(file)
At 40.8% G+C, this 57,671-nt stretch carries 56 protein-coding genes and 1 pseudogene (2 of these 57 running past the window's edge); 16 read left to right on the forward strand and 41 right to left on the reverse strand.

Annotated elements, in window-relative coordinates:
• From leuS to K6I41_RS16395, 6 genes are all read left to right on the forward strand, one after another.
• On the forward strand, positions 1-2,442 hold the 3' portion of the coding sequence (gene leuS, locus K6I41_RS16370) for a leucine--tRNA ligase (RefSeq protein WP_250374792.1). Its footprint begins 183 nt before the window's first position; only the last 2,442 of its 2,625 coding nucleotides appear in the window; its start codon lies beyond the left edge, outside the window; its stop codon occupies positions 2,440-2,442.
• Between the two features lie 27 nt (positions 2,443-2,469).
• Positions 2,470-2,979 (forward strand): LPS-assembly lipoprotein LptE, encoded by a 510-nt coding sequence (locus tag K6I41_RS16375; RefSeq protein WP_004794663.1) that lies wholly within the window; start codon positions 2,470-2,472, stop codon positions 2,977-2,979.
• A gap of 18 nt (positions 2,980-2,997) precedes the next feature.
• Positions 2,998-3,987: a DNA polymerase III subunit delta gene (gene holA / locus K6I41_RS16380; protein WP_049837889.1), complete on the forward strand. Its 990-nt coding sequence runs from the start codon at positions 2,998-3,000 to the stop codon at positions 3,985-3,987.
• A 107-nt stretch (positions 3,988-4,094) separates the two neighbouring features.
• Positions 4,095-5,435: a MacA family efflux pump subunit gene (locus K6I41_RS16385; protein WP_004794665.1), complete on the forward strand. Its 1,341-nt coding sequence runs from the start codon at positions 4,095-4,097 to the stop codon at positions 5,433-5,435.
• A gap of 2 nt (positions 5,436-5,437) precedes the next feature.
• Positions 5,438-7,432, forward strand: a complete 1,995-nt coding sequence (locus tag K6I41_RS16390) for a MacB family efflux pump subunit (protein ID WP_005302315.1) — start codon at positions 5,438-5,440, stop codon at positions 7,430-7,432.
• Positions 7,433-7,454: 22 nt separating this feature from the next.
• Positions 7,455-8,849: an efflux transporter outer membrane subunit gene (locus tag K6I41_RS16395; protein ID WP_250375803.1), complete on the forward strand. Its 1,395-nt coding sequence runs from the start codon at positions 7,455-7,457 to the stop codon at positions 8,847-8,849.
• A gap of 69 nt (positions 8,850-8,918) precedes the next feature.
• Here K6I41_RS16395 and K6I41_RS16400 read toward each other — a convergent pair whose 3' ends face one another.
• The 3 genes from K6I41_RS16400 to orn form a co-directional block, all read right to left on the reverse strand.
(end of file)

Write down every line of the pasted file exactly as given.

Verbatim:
At 40.8% G+C, this 57,671-nt stretch carries 56 protein-coding genes and 1 pseudogene (2 of these 57 running past the window's edge); 16 read left to right on the forward strand and 41 right to left on the reverse strand.

Annotated elements, in window-relative coordinates:
• From leuS to K6I41_RS16395, 6 genes are all read left to right on the forward strand, one after another.
• On the forward strand, positions 1-2,442 hold the 3' portion of the coding sequence (gene leuS, locus K6I41_RS16370) for a leucine--tRNA ligase (RefSeq protein WP_250374792.1). Its footprint begins 183 nt before the window's first position; only the last 2,442 of its 2,625 coding nucleotides appear in the window; its start codon lies beyond the left edge, outside the window; its stop codon occupies positions 2,440-2,442.
• Between the two features lie 27 nt (positions 2,443-2,469).
• Positions 2,470-2,979 (forward strand): LPS-assembly lipoprotein LptE, encoded by a 510-nt coding sequence (locus tag K6I41_RS16375; RefSeq protein WP_004794663.1) that lies wholly within the window; start codon positions 2,470-2,472, stop codon positions 2,977-2,979.
• A gap of 18 nt (positions 2,980-2,997) precedes the next feature.
• Positions 2,998-3,987: a DNA polymerase III subunit delta gene (gene holA / locus K6I41_RS16380; protein WP_049837889.1), complete on the forward strand. Its 990-nt coding sequence runs from the start codon at positions 2,998-3,000 to the stop codon at positions 3,985-3,987.
• A 107-nt stretch (positions 3,988-4,094) separates the two neighbouring features.
• Positions 4,095-5,435: a MacA family efflux pump subunit gene (locus K6I41_RS16385; protein WP_004794665.1), complete on the forward strand. Its 1,341-nt coding sequence runs from the start codon at positions 4,095-4,097 to the stop codon at positions 5,433-5,435.
• A gap of 2 nt (positions 5,436-5,437) precedes the next feature.
• Positions 5,438-7,432, forward strand: a complete 1,995-nt coding sequence (locus tag K6I41_RS16390) for a MacB family efflux pump subunit (protein ID WP_005302315.1) — start codon at positions 5,438-5,440, stop codon at positions 7,430-7,432.
• Positions 7,433-7,454: 22 nt separating this feature from the next.
• Positions 7,455-8,849: an efflux transporter outer membrane subunit gene (locus tag K6I41_RS16395; protein ID WP_250375803.1), complete on the forward strand. Its 1,395-nt coding sequence runs from the start codon at positions 7,455-7,457 to the stop codon at positions 8,847-8,849.
• A gap of 69 nt (positions 8,850-8,918) precedes the next feature.
• Here K6I41_RS16395 and K6I41_RS16400 read toward each other — a convergent pair whose 3' ends face one another.
• The 3 genes from K6I41_RS16400 to orn form a co-directional block, all read right to left on the reverse strand.